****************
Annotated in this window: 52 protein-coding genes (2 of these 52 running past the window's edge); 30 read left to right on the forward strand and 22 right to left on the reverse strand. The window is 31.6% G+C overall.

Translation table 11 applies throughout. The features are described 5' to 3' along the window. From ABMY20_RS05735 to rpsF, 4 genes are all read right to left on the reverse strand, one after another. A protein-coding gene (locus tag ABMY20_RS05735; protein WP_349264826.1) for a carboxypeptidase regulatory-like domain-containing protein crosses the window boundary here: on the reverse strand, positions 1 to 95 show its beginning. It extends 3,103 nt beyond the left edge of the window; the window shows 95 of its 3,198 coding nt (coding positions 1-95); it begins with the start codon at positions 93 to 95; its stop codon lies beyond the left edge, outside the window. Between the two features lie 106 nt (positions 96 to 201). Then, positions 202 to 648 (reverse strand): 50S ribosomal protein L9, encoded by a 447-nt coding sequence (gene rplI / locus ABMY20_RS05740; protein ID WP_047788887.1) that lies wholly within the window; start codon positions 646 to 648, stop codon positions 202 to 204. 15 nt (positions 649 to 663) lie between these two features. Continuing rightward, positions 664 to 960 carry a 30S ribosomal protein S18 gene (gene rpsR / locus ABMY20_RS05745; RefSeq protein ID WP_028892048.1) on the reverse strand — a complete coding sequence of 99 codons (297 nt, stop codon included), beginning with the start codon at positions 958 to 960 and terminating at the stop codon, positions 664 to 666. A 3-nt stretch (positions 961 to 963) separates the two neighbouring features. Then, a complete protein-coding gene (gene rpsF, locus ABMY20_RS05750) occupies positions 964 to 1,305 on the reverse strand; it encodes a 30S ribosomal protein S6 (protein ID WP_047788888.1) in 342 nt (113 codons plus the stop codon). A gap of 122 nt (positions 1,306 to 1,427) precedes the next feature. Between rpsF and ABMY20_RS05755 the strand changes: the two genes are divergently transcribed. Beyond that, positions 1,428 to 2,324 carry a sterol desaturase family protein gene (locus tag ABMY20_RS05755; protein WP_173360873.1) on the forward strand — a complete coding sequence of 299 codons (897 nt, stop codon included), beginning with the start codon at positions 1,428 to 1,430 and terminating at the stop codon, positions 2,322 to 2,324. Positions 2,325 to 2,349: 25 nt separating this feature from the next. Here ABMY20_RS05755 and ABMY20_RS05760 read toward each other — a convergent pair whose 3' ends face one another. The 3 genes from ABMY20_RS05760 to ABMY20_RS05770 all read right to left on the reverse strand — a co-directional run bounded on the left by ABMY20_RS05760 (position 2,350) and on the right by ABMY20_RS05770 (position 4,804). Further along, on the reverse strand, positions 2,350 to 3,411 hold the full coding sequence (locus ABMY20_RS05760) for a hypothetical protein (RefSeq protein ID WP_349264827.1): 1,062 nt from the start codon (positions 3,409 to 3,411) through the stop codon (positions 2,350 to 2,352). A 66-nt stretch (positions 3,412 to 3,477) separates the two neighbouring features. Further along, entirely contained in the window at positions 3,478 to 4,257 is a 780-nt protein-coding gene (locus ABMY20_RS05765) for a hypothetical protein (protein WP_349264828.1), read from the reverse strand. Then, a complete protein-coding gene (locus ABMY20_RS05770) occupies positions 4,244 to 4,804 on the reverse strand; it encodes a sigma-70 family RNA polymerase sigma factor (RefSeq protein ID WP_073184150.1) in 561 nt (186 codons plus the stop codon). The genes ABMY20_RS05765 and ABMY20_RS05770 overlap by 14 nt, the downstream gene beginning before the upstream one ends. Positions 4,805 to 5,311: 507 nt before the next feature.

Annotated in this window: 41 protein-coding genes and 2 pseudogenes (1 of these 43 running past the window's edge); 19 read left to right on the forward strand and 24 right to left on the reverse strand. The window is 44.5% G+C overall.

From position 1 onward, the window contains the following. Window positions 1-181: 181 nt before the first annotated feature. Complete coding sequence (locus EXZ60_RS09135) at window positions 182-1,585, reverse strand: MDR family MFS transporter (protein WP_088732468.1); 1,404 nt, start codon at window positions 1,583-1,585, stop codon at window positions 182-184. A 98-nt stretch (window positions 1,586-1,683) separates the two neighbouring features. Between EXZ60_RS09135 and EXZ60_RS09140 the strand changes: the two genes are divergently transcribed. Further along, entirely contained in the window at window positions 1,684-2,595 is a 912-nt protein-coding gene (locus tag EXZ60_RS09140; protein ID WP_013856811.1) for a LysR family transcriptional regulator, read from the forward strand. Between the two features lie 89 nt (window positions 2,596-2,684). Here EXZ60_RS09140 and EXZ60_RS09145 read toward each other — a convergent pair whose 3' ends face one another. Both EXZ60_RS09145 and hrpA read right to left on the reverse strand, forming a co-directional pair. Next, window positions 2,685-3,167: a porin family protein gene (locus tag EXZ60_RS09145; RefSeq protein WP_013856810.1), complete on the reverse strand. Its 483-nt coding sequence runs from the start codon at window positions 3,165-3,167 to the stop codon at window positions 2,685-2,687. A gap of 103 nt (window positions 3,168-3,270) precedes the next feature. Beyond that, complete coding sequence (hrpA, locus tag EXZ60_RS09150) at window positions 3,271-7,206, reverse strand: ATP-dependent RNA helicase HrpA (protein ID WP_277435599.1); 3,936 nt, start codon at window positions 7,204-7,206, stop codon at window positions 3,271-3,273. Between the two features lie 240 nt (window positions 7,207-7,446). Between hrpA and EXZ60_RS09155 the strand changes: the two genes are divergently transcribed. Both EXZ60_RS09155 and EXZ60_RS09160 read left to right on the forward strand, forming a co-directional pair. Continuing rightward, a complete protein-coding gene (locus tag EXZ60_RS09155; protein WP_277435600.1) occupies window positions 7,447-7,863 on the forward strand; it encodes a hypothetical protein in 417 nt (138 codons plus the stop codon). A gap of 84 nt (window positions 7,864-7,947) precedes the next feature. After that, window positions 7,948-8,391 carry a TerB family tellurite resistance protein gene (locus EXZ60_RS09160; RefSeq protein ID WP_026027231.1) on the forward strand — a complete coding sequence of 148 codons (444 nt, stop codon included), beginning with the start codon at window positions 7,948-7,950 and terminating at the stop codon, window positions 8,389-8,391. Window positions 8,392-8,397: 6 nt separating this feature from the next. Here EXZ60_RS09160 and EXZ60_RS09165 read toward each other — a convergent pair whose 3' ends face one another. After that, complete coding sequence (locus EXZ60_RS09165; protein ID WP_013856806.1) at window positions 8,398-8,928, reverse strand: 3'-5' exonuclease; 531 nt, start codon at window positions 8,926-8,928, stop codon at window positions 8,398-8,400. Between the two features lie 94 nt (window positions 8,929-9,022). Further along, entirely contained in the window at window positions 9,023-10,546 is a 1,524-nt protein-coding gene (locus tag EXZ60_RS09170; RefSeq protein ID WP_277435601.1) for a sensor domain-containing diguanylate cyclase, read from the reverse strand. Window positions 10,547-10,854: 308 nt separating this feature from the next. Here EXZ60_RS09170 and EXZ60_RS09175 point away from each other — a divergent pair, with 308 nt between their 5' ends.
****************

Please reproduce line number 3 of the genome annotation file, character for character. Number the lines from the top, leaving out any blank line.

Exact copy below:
Annotated in this window: 41 protein-coding genes and 2 pseudogenes (1 of these 43 running past the window's edge); 19 read left to right on the forward strand and 24 right to left on the reverse strand. The window is 44.5% G+C overall.